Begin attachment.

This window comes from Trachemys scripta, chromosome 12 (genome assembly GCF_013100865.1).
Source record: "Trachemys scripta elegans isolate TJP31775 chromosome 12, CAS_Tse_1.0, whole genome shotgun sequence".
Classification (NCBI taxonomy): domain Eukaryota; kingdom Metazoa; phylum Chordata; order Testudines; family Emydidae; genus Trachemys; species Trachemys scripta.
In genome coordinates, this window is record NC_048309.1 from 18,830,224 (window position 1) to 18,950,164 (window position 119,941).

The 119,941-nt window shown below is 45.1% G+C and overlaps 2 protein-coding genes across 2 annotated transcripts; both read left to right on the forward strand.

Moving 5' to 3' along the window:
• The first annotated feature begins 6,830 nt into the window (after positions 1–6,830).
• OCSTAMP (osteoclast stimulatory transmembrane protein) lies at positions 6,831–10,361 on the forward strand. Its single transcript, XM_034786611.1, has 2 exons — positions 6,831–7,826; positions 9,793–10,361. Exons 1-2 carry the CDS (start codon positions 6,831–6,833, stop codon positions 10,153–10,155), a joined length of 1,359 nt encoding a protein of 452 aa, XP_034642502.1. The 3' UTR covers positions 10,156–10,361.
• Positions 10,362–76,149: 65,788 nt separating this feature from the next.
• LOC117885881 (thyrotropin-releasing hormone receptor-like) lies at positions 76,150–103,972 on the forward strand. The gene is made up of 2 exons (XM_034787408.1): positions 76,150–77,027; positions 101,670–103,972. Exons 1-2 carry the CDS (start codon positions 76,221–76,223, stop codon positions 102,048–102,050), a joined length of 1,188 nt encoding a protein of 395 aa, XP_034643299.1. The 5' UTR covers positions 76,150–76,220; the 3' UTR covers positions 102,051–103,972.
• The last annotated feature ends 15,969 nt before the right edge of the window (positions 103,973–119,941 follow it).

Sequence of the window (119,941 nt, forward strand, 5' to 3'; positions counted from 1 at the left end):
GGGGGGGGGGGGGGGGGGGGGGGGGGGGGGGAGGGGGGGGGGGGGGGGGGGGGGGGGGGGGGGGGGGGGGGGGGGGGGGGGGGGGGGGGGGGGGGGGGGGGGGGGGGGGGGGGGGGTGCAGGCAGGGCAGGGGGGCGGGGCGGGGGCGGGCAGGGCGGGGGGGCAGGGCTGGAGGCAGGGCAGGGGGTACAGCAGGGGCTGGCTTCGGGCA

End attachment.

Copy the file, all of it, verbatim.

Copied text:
This window comes from Trachemys scripta, chromosome 12 (genome assembly GCF_013100865.1).
Source record: "Trachemys scripta elegans isolate TJP31775 chromosome 12, CAS_Tse_1.0, whole genome shotgun sequence".
Classification (NCBI taxonomy): domain Eukaryota; kingdom Metazoa; phylum Chordata; order Testudines; family Emydidae; genus Trachemys; species Trachemys scripta.
In genome coordinates, this window is record NC_048309.1 from 18,830,224 (window position 1) to 18,950,164 (window position 119,941).

The 119,941-nt window shown below is 45.1% G+C and overlaps 2 protein-coding genes across 2 annotated transcripts; both read left to right on the forward strand.

Moving 5' to 3' along the window:
• The first annotated feature begins 6,830 nt into the window (after positions 1–6,830).
• OCSTAMP (osteoclast stimulatory transmembrane protein) lies at positions 6,831–10,361 on the forward strand. Its single transcript, XM_034786611.1, has 2 exons — positions 6,831–7,826; positions 9,793–10,361. Exons 1-2 carry the CDS (start codon positions 6,831–6,833, stop codon positions 10,153–10,155), a joined length of 1,359 nt encoding a protein of 452 aa, XP_034642502.1. The 3' UTR covers positions 10,156–10,361.
• Positions 10,362–76,149: 65,788 nt separating this feature from the next.
• LOC117885881 (thyrotropin-releasing hormone receptor-like) lies at positions 76,150–103,972 on the forward strand. The gene is made up of 2 exons (XM_034787408.1): positions 76,150–77,027; positions 101,670–103,972. Exons 1-2 carry the CDS (start codon positions 76,221–76,223, stop codon positions 102,048–102,050), a joined length of 1,188 nt encoding a protein of 395 aa, XP_034643299.1. The 5' UTR covers positions 76,150–76,220; the 3' UTR covers positions 102,051–103,972.
• The last annotated feature ends 15,969 nt before the right edge of the window (positions 103,973–119,941 follow it).

Sequence of the window (119,941 nt, forward strand, 5' to 3'; positions counted from 1 at the left end):
GGGGGGGGGGGGGGGGGGGGGGGGGGGGGGGAGGGGGGGGGGGGGGGGGGGGGGGGGGGGGGGGGGGGGGGGGGGGGGGGGGGGGGGGGGGGGGGGGGGGGGGGGGGGGGGGGGGGTGCAGGCAGGGCAGGGGGGCGGGGCGGGGGCGGGCAGGGCGGGGGGGCAGGGCTGGAGGCAGGGCAGGGGGTACAGCAGGGGCTGGCTTCGGGCA